Leonnig told Maddow that many members of Trump’s Secret Service detail “took to their personal media accounts to cheer on the insurrection and the individuals riding up to the Capitol as patriots.”

Ornato, who has denied aspects of Hutchinson’s account and the reported statement of Pence’s national security adviser Keith Kellogg, exemplifies the role of key state operatives elevated by Trump in preparation for the coup that unfolded on January 6.

Ornato served for three years as Secret Service deputy assistant director in charge of Trump’s Secret Service detail. In December 2019, Trump took the unprecedented step of naming Ornato, still an officer in the Secret Service, to become deputy White House chief of staff in charge of operations. This was part of Trump’s effort to turn the Secret Service and other police agencies, such as the Border Patrol, into his private Praetorian Guard.

This is how Wikipedia describes Ornato’s new position:

With this shift Ornato left his role as protective agent to become a manager responsible for all aspects of security, travel, information technology, military operations, scheduling and operational logistics required in support of the President, managing a budget of approximately $800 million and leading a workforce of over 5,000 persons.

He and his team provided management and administration services, human resources support, financial oversight, and medical support. He managed the Residence staff assigned to the president and the Executive Office of the President complex. Ornato also had responsibility for a variety of offices related to the White House, including Camp David, the Presidential Airlift Group, the Presidential Marine Helicopter Squadron, the White House Communications Agency. He was also responsible for the “Presidential Continuity Policy, Plans and Requirements.”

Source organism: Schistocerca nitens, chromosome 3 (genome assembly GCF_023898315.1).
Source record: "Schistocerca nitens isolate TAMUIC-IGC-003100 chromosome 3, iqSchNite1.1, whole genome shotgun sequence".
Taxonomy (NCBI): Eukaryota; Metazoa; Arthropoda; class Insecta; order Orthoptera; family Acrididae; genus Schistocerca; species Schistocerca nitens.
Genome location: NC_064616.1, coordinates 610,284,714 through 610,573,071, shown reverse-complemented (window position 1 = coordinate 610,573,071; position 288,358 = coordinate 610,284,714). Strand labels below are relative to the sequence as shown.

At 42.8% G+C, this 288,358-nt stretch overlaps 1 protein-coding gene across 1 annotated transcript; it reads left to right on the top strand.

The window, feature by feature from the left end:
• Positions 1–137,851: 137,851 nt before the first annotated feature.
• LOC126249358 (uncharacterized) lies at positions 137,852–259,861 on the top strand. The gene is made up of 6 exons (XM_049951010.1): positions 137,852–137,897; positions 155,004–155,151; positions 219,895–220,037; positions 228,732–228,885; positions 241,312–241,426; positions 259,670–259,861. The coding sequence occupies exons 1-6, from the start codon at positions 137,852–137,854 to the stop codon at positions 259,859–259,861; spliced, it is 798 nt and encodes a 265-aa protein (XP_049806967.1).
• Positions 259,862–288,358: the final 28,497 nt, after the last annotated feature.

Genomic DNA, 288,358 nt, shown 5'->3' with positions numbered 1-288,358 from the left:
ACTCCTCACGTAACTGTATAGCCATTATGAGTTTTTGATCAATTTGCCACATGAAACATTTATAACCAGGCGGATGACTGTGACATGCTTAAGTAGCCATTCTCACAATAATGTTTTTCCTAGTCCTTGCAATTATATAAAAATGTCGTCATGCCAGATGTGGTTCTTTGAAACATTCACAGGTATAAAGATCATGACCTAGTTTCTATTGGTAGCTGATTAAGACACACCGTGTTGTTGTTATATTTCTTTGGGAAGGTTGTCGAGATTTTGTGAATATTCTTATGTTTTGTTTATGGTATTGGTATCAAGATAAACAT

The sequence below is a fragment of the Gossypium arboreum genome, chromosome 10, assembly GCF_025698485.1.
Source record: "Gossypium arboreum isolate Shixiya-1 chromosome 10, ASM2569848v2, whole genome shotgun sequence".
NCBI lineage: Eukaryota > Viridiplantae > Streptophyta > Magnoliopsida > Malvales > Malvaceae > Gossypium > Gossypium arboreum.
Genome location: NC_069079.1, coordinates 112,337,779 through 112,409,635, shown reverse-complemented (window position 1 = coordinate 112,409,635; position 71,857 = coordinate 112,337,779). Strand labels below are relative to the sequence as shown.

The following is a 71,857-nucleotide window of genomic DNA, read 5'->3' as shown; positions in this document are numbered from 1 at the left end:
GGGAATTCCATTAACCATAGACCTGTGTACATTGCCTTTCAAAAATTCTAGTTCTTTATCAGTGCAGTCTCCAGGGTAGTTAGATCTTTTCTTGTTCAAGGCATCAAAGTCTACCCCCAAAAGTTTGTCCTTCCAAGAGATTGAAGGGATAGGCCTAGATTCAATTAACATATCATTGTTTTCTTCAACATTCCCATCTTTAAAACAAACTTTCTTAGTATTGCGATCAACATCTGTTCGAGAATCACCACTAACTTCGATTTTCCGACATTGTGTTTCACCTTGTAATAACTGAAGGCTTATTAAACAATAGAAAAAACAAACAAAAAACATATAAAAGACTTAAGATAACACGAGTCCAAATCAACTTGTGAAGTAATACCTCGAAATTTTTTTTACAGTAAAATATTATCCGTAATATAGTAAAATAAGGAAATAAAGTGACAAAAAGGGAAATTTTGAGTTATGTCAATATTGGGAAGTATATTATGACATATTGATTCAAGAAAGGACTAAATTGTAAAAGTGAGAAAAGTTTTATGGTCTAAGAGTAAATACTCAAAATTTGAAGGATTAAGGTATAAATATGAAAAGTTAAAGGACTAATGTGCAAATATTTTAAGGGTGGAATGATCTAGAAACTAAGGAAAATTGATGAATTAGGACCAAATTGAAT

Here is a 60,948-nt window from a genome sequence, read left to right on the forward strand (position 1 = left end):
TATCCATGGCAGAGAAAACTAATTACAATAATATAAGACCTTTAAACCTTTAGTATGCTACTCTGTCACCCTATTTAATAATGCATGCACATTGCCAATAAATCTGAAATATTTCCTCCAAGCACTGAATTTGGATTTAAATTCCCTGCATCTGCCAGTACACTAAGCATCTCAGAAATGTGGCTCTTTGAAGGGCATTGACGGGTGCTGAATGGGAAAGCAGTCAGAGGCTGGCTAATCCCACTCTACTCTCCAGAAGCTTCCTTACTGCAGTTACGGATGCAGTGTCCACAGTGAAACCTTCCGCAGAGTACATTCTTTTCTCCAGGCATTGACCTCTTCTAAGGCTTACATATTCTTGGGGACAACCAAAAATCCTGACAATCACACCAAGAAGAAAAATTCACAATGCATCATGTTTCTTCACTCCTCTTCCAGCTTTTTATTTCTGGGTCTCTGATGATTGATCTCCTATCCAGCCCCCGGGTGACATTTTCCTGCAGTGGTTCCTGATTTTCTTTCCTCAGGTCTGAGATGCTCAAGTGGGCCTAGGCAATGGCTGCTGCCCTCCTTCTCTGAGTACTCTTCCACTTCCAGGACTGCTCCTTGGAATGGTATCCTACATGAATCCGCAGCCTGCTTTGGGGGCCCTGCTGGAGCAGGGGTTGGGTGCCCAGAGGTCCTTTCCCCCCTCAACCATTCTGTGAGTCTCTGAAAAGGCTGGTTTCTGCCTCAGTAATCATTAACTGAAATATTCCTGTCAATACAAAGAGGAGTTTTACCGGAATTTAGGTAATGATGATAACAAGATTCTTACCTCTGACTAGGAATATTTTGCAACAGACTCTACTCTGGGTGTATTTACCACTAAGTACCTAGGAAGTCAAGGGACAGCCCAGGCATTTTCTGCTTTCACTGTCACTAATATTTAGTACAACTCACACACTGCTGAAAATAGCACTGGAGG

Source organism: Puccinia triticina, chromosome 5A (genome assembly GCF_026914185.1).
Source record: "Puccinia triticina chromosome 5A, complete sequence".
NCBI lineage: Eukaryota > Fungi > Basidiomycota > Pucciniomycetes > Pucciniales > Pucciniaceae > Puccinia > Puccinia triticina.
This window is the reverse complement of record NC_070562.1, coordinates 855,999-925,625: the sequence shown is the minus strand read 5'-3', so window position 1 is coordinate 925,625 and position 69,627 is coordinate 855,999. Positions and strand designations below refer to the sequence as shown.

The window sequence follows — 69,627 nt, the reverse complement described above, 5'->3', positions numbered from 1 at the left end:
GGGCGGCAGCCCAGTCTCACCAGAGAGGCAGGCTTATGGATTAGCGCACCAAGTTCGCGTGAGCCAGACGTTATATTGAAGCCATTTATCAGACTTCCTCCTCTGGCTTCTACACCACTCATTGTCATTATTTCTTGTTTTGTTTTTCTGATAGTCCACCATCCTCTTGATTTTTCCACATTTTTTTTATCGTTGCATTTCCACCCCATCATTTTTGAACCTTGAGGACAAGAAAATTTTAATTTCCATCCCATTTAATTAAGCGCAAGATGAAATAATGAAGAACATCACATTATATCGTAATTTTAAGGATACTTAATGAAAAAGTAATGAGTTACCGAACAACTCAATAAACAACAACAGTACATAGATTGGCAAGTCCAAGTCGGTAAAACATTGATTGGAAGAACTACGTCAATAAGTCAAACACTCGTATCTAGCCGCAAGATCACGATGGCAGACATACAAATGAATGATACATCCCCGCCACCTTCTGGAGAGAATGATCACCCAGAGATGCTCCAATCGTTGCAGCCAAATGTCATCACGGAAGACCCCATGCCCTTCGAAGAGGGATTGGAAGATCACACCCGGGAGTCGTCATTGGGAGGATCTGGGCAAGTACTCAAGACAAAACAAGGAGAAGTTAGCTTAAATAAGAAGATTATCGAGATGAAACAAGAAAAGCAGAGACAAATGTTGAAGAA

As deputy chief of staff in charge of operations, Ornato played a central role in organizing Trump’s June 1, 2020 photo op in front of St. John’s Church. That “Der Führer” moment followed Trump’s threat to invoke the Insurrection Act and mobilize the military across the country to crush ongoing protests against the police murder of George Floyd, and his deployment of federal police to violently clear out peaceful demonstrators protesting across from the White House.

Like all of his fellow coup accomplices, Ornato has not been prosecuted. He remains to this day the assistant director of the United States Secret Service Office of Training.

The Biden administration and congressional Democrats have been aware for months of the role of the Secret Service in supporting the coup attempt and seeking to undermine the DHS inspector general’s investigation. They have done nothing and told the public nothing.

CNN reported that Inspector General Cuffari told the January 6 Committee on Friday that he had repeatedly complained to Homeland Security Secretary Alejandro Majorkas about the Secret Service’s refusal to turn over agents’ electronic correspondence related to the January 6 events, but “could not get anywhere within DHS with his concerns.” Cuffari also raised the issue in the last two semi-annual reports his office issued to Congress.